Monday, October 10, 2016

WHO EMRO:H5N1 Update In Egypt - September 2016

# 11,809

The WHO Eastern Mediterranean Region Office (EMRO) has published a brief update on H5N1 in Egypt which includes the infographic above. Unfortunately at this time only a 12kb thumbnail image is linked on the page, making it all but impossible to read.

Hopefully someone will notice and link a higher resolution graphic. 

Although no specifics are provided, from text of the report we learn that two additional H5N1 cases have been reported since the last update in July, bringing the number of cases reported by the Egyptian MOH to 10 for the year.

This represents a major reduction in the number of reported cases over the previous year, which saw roughly 160 cases reported between November of 2014 and May of 2015.

First the report, then I'll return with a bit more.

Avian influenza A(H5N1) situation update, Egypt, September 2016

Avian influenza update infographic, September 2016

Avian influenza A(H5N1) situation update, Egypt, September 2016

356 human cases of avian influenza A(H5N1) were reported in Egypt between 9 March 2006 and 30 September 2016. Of these cases, 121 were fatal (case–fatality rate: 34%). The country has been reporting sporadic cases since the beginning of 2016. A total of 10 cases were reported during the period from 1 January 2016 to 30 September 2016, including 4 deaths (case–fatality rate: 40%).  The last case was reported on 28 July 2016. 

Among the reported cases in 2014 up until 30 September 2016 (n=183), the majority of cases were female (60%). The death rate was almost similar among both male and female cases. Children in the under-5 year age group (30%) and those in the age group of 30 to 45 years (31%) were most at risk of acquiring the infection. The case–fatality rate was observed to have increased with age.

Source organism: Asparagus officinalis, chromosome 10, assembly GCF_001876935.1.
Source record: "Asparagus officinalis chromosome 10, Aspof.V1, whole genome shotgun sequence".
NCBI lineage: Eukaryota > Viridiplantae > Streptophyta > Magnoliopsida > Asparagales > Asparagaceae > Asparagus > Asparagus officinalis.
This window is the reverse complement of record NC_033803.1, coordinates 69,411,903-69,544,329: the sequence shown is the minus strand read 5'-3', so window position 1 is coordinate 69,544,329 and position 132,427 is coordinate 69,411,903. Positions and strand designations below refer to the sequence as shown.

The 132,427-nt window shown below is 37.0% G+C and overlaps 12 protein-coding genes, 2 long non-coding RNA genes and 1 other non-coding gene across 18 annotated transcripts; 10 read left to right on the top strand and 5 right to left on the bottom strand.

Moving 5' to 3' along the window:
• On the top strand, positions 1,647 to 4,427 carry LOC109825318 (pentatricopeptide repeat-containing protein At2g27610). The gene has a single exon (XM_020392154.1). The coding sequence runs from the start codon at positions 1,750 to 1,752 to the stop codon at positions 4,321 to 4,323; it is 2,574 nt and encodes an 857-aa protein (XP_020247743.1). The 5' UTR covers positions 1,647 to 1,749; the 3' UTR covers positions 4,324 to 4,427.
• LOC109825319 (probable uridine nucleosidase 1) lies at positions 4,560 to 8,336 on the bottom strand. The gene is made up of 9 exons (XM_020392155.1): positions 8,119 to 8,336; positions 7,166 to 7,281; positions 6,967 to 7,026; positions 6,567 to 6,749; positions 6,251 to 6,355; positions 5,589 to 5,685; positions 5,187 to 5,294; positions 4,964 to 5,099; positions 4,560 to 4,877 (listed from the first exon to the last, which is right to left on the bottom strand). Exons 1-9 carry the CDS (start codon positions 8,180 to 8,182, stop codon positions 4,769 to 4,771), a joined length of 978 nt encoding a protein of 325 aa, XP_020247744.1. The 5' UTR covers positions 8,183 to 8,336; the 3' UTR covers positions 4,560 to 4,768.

Children in the under-5 year age group had the lowest case–fatality rate (12%), while it was the highest among those in the age group of more than 45 years. 

There is significant variation in the death rate between those who received antiviral treatment within 48 hours of onset of symptoms compared to those who received antiviral treatment after 48 hours (17% versus 34%).
The doubled survival rate among those who received antiviral treatment early is similar to other reports we've seen with treating H5N1 (see ECDC: Expert Opinion On Effectiveness of NAI Antivirals For Influenza).

Although Egypt leads the world with 356 H5N1 cases, that number must be taken with a sizable grain of salt, as only the `sickest of the sick' are ever hospitalized and tested for the virus.

We know that H5N1 can sometimes present with mild or moderate symptoms, and so the assumption is some unknown number of cases go uncounted.  

Last January in EID Journal: H5N1 In Egypt, we saw a report on a  seroprevalence study that found antibodies for H5 in roughly 2% of the people tested, suggesting thousands of cases may have gone uncounted in Egypt. The authors wrote:

If this seroprevalence were to be extrapolated to the entire poultry-exposed population in Egypt, the true number of infections would amount to several hundred thousand. These figures are even more striking when it comes to human infection with H9N2 viruses. The seroprevalence of H9N2 antibodies detected in the same cohort study (19) ranged from 5.6% to 7.5%, whereas just 1 case of H9N2 infection was reported.

Although only 10 cases reported this year is heartening - between a largely silent MOH, a government clamp down on reporting by the Arabic press, and limited surveillance and testing - the true scope of Egypt's avian flu problem remains largely unknown.


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